Biden Touts Economy in Wisconsin as Badger State Suffers Consequences of Big Government Policies

President Joe Biden paid a call on Wisconsin Wednesday, touting job creation and boasting that the Big Government agenda he laid out in this week’s State of the State address will get the nation’s economy humming.

But the president’s cheerleading tour conflicts with the realities on the ground for Badger State businesses dealing with higher prices, supply chain issues and labor shortages.

Biden landed in friendly territory, at a Laborers’ International Union of North America training facility in suburban Madison — one of the most liberal cities in America.

“We’ve created 12 million jobs. A half a million jobs last month,” the President told supporters. “The Biden economic plan is working.”

The Wisconsin stop, like his State of the State Speech, sounded a lot like a president gearing up for another run next year. So it’s not surprising that there’s another side of Biden’s economic plan the Democrat and his union friends aren’t interested in telling.

While Biden bragged about the creation of “12 million jobs,” he left out the 25 million jobs lost during the run of the pandemic, in no small measure because of pandemic-related policies he supported. He’s omitted the fact that Midwestern states like Wisconsin have lost thousands of jobs, particularly in the critical, family-supporting manufacturing sector.

And Biden doesn’t seem to like to talk about historically high inflation that has hit small businesses — the lifeblood of the U.S. economy — particularly hard.

The Republican National Committee didn’t mince any words.

“After a speech filled with lies and empty rhetoric, Biden’s victory lap is out of touch with American families who are struggling to keep up with Biden’s failed economy,” newly re-elected RNC Chairwoman Ronna McDaniel said in a statement. “Every day is a crisis for American workers facing rising costs to feed their families, yet Joe Biden continues to deflect, divide, and duck blame without offering solutions.”

The latest National Federation of Independent Business Optimism Index declined again, to 89.8, marking the 12th consecutive months the index has been below the 49-year average of 98. Small business owners are less confident in the future, with inflation remaining the single most important business problem.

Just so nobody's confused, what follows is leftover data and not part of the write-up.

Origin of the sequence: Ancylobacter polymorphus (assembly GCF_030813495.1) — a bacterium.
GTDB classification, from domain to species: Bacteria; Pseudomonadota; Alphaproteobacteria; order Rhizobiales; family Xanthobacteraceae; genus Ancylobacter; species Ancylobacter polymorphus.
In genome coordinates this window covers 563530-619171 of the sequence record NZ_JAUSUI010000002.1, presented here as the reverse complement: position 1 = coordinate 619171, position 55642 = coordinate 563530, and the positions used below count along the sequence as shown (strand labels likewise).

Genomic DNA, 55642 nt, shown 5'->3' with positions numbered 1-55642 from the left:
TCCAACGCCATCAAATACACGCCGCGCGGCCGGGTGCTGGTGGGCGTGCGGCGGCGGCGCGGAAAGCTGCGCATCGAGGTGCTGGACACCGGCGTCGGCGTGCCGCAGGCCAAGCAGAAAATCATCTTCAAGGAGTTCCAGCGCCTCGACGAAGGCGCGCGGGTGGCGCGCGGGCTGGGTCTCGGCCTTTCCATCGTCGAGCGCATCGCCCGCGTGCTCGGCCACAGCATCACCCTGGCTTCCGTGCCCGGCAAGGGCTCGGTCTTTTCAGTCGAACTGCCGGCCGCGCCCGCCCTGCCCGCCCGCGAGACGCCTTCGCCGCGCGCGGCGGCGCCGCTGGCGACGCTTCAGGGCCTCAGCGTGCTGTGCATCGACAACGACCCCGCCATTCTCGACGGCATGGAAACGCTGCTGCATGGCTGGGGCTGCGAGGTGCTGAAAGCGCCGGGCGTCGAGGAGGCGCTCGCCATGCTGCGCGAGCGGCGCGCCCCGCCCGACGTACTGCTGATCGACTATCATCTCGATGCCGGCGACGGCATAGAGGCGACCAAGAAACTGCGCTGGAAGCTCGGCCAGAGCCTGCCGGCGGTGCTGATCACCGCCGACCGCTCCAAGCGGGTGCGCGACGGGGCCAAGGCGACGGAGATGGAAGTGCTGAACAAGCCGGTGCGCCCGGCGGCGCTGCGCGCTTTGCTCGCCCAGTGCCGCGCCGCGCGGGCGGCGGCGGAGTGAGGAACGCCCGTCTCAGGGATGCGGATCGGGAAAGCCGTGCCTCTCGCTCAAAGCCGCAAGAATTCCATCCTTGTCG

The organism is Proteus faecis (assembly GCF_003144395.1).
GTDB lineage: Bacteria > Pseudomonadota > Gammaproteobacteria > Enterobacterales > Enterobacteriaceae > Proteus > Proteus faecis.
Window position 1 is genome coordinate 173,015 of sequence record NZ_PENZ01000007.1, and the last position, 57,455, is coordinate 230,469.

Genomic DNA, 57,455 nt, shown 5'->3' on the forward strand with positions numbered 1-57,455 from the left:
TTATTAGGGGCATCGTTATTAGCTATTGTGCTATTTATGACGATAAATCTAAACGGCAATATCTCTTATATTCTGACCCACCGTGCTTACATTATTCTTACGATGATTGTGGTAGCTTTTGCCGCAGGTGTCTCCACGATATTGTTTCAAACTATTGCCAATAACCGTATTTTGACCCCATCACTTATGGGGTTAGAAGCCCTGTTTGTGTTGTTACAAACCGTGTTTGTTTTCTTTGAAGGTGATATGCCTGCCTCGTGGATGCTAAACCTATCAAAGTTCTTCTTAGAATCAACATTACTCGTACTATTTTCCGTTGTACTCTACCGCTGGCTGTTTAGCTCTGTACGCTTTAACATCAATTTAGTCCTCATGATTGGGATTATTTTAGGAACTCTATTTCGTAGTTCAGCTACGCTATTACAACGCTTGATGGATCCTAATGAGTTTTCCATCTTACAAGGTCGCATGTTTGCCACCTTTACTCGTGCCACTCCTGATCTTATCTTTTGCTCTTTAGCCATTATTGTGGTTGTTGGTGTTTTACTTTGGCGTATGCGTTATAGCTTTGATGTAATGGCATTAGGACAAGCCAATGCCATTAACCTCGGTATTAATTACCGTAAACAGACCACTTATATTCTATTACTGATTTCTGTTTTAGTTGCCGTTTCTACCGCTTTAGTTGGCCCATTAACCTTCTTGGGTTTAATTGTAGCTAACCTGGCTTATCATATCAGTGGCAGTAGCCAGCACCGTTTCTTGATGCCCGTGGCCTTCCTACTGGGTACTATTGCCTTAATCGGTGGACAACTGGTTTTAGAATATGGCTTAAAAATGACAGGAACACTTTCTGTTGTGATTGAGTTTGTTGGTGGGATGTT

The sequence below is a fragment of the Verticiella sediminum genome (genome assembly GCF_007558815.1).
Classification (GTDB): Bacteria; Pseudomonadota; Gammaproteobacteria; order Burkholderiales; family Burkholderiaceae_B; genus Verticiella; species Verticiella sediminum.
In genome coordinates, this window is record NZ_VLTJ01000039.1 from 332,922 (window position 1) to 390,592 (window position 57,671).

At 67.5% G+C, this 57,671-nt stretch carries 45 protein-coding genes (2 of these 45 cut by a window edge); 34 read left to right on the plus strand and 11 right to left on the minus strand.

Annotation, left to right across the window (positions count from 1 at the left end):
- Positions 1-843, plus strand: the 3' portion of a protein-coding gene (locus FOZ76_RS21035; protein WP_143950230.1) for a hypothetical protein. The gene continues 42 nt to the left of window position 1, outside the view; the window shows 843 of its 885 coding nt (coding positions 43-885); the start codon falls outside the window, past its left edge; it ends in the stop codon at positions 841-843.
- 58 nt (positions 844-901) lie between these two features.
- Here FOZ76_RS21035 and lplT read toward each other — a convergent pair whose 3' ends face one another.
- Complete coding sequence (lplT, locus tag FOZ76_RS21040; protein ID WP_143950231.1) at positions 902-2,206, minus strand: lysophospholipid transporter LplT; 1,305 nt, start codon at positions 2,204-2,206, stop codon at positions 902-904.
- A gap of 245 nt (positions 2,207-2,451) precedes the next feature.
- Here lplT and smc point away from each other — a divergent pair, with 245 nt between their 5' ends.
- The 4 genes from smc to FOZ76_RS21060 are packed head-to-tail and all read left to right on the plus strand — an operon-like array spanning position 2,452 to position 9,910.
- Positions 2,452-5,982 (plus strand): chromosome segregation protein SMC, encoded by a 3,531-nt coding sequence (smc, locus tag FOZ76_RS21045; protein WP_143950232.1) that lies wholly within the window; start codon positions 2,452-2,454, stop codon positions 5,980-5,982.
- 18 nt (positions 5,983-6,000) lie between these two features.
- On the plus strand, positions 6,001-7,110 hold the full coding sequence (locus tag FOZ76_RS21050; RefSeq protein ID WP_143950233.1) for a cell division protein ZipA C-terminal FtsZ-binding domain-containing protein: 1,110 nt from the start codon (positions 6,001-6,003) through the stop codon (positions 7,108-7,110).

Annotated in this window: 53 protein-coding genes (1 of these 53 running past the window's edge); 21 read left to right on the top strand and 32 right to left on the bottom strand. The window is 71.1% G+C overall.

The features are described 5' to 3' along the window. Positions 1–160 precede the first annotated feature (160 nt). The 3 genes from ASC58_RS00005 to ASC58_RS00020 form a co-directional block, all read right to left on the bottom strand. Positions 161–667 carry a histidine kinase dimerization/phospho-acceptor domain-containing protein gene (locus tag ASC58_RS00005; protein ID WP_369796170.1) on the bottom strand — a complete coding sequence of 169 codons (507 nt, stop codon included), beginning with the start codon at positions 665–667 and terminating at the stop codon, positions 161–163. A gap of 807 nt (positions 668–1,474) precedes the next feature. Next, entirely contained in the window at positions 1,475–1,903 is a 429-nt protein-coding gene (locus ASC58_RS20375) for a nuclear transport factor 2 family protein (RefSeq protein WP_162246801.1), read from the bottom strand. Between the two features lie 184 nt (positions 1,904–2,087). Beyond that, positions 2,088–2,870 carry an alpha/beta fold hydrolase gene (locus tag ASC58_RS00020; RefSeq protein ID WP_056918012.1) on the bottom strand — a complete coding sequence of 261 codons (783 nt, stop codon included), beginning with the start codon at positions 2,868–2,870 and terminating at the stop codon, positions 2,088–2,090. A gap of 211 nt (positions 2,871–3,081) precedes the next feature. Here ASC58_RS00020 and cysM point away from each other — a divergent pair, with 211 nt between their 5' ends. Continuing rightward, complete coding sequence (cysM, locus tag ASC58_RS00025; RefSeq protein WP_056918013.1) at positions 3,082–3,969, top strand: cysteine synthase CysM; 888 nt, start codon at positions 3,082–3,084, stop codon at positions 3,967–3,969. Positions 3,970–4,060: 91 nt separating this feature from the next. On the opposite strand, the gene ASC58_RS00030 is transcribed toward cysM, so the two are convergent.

“It’s true. Main Street is not feeling optimistic about the next few months, and much of that is tied to the uncertainty of the economy led by inflation, supply chain problems and labor shortages,” said Bill Smith, NFIB/Wisconsin state director.

Smith noted Biden, who has billed himself as the “most pro-union president”, didn’t visit a small business. The photo-op took place as a “big training facility built and run by organized labor.”

“A lot of the answers that Big Government has just don’t apply, just don’t work for small business,” he said. “Washington really has to get out of the way. They keep putting out roadblocks and continue to hold our small business economy back rather than promoting it.”

Biden was surrounded by Big Government liberals —Madison Mayor Satya Rhodes-Conway, U.S. Representative Mark Pocan (D-WI-02), and Gov. Tony Evers, Democrats all, who praised Biden’s support for the $1 trillion Infrastructure law. The massive spending plan will pump billions in federal taxpayer dollars into road projects, as well as a host of liberal pet projects such as climate change initiatives.

Biden called Evers a “great partner.”

It is Evers who has proposed significant tax increases on Wisconsin manufacturers in his previous two budgets. It is Evers who has pushed a “Carbon Free” by 2050 plan that would sock electricity ratepayers with nearly $250 billion in increased costs and subject them to periodic blackouts, according to a study by the Center of the American Experiment. That’s the same extreme green strategy that the Biden administration has pushed, and it’s one of the reasons energy prices have soared over Biden’s first two years in office.

“Workers across the country have seen their real pay fall by 1.7% over the past year. Labor force participation remains well below pandemic levels,” said U.S. Rep. Bryan Steil (R-WI-01) “As Biden touts creating jobs in Wisconsin today – I hope he remembers the union workers in Wisconsin he laid off after canceling the Keystone XL Pipeline.”

“From his war on energy to excessive spending, Biden’s policies have hurt workers. When the President returns to Washington, I encourage him to engage with Congress to truly help workers.”

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M.D. Kittle is the National Political Editor for The Star News Network.
Photo “Joe Biden” by Joe Biden. 



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